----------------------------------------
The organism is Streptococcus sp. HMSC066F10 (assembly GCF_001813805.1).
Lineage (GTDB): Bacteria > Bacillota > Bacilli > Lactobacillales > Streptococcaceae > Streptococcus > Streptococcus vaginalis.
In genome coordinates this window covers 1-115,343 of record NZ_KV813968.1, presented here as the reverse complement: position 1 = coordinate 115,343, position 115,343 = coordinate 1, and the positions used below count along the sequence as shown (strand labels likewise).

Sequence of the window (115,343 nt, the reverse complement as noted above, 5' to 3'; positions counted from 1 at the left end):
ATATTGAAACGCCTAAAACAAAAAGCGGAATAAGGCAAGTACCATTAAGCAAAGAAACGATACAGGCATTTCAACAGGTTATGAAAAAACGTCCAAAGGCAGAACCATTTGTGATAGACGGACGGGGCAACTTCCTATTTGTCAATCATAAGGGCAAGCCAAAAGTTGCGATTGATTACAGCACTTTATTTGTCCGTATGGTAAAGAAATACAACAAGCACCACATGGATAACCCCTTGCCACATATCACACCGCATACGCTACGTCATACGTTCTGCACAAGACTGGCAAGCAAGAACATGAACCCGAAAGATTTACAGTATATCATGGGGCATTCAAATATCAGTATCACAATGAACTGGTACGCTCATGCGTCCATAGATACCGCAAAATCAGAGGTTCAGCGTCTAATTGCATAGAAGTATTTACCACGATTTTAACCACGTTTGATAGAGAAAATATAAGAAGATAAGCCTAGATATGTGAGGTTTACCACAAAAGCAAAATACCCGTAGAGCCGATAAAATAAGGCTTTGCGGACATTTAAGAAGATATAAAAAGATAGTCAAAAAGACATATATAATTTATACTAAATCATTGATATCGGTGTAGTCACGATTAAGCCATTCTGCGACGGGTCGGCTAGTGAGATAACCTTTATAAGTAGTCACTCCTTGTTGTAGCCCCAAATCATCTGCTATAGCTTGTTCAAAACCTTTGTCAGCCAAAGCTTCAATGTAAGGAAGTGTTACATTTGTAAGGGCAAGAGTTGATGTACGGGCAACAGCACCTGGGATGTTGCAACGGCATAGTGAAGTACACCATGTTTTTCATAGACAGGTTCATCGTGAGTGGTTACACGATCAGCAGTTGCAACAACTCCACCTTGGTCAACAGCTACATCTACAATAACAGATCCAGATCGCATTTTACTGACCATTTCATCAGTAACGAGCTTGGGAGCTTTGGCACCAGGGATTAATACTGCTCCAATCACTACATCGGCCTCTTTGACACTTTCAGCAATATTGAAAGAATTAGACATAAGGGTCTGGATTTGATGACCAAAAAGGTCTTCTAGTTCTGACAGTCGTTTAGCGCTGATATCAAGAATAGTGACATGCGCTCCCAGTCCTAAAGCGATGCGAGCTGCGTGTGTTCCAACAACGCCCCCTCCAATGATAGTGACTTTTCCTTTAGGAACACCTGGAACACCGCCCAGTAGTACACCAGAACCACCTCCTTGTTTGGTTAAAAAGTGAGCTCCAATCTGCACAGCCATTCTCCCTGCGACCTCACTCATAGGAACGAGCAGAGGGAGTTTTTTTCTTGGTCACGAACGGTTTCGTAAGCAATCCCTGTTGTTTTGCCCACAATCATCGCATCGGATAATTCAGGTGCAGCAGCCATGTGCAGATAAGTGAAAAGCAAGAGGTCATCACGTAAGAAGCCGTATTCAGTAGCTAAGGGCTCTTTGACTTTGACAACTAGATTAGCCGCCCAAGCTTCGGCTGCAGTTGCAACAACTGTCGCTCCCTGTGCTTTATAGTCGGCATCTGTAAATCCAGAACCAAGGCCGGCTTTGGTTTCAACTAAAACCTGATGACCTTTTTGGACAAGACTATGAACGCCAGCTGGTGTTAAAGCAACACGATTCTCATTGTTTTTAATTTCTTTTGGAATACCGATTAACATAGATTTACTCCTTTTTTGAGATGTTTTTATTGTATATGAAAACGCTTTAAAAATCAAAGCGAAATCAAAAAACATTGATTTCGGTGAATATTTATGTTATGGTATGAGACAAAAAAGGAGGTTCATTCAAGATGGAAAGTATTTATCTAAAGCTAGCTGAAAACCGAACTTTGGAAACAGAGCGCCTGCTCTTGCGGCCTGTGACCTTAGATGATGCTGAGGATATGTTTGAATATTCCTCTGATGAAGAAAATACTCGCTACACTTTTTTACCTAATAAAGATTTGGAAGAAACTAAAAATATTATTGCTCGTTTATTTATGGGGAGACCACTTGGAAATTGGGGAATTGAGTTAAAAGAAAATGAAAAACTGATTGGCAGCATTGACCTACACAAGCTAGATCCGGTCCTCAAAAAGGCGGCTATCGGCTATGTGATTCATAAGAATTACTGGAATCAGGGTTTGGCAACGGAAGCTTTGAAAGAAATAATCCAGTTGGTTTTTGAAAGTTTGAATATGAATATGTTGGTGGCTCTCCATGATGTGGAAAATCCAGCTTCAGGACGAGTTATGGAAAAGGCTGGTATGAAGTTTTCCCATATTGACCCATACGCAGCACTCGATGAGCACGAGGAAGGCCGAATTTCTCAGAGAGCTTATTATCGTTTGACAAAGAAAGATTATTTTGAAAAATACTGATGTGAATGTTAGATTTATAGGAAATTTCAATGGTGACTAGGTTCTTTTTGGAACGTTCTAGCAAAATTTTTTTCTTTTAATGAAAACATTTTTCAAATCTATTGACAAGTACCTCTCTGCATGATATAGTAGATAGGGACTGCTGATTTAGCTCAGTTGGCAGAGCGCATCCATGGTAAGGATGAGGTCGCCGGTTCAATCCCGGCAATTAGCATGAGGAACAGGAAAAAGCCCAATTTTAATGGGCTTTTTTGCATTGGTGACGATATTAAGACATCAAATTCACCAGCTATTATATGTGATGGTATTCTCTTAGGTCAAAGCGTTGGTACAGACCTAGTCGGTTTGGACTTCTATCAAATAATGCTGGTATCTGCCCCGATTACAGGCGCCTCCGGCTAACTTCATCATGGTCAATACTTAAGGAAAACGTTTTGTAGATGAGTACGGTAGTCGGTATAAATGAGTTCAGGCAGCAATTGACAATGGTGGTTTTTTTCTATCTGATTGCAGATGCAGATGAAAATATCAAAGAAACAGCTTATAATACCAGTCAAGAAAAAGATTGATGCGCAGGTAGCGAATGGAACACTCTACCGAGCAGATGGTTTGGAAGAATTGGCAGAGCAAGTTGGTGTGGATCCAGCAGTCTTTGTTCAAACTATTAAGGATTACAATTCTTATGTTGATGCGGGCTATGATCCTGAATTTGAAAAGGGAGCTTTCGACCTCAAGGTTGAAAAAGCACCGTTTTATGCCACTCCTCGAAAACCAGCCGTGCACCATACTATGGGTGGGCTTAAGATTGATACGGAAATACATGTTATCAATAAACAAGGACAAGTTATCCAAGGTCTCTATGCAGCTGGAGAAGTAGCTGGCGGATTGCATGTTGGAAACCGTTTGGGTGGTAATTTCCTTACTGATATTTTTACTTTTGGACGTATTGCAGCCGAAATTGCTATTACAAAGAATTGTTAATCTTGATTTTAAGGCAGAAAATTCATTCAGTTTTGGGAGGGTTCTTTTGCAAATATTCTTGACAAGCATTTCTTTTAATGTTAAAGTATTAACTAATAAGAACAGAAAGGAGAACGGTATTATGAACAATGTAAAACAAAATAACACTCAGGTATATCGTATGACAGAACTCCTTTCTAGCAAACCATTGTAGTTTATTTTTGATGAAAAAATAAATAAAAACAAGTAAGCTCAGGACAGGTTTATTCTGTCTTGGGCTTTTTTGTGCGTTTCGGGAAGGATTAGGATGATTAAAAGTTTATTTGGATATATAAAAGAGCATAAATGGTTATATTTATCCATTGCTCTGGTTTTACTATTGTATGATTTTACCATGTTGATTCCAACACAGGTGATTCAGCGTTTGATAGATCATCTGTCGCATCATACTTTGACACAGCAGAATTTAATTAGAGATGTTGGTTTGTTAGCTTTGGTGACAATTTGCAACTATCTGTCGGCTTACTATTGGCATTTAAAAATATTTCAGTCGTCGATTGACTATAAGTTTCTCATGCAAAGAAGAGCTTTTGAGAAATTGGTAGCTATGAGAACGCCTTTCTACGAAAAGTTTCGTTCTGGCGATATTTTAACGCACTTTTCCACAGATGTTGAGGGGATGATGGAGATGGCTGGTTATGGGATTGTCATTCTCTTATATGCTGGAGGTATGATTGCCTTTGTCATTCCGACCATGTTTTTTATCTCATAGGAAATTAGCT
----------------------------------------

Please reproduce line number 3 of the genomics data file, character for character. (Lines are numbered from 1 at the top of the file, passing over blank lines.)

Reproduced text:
In genome coordinates this window covers 1-115,343 of record NZ_KV813968.1, presented here as the reverse complement: position 1 = coordinate 115,343, position 115,343 = coordinate 1, and the positions used below count along the sequence as shown (strand labels likewise).